What was common to both weeks is that life felt “full”, like I was generally truly experiencing connections with other humans, activities and the world around me. Whatever numbness is common in standard day-to-day life in 2022 was just not there. If we all have a kind of metaphysical door that opens us up to emotion and experience, both good and bad, mine was clearly open and despite the heartache of leaving both places after the weeks were over, it felt so much better than having it closed.

So, how can we escape this numbness that leads to all this dissatisfaction with life? One commonality to these two weeks is that they both involved significantly less “screen time”. When factoring in computers, smart phones and television, the average American spends over 12 hours per day (84 hours per week) in front of screens. These two weeks my time in front of screens was 12 and 34 hours respectively. I was also generally free of anxiety, tight timelines and other forms of negative stress. Perhaps, it is these two factors, constantly being distracted by notifications from our smartphones and/or stressed out by drama and tight timelines that keeps us emotionally numb. Perhaps, as problematic as dugs, alcohol and being constantly busy can be, the stress and constant distraction that prevents us from being truly present is the bigger issue right now.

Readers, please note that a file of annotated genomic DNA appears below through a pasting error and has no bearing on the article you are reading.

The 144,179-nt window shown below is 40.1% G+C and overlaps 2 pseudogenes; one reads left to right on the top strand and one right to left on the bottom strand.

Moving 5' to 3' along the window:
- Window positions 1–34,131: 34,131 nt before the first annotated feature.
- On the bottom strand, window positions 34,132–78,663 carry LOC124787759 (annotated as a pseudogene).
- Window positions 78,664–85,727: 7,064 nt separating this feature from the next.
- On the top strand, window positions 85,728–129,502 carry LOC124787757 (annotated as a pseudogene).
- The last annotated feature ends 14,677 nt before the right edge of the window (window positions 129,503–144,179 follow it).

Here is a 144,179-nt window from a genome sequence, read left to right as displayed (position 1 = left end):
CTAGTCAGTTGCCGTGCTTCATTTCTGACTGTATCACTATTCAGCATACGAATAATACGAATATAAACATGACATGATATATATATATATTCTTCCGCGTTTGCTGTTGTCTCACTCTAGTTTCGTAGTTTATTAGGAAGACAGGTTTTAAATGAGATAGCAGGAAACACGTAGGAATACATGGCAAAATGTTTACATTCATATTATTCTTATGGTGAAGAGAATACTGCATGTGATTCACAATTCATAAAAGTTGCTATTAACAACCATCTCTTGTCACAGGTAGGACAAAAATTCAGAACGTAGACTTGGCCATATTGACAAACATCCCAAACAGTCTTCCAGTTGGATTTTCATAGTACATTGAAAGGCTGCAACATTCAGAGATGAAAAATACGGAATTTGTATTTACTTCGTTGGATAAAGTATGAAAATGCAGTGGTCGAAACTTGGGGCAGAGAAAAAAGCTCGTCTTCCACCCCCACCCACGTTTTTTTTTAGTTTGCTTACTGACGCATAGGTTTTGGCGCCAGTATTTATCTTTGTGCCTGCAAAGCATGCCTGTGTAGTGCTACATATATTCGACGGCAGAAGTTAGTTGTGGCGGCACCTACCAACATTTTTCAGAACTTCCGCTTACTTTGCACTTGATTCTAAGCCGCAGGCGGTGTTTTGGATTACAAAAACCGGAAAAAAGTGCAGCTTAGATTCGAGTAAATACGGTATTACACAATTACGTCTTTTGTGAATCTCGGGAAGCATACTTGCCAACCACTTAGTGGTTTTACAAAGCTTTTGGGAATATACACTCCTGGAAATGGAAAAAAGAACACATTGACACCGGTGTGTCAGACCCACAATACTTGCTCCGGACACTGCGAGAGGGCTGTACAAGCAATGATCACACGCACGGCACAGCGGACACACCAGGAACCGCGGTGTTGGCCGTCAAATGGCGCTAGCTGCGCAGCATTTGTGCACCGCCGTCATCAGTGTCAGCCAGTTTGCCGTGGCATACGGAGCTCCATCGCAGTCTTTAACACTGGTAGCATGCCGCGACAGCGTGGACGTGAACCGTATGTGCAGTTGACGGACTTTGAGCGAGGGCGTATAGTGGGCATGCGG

2022 in 15 Lessons

Lesson 1: If someone “ghosts” you, it is likely because they are overwhelmed

Ghosting can be a frustrating experience and it is certainly not the best way to handle things. However, in 2022 I realized that the primary reason this happens is people getting overwhelmed. It’s usually not about you. To account for this, you can cast a wider net to become less reliant on a person who may ghost you. If someone is really of particular interest to you, I would recommend following up something like 4-6 weeks later. This is soon enough for them to not forget about you, but not so soon that you are contributing to how overwhelmed they likely are.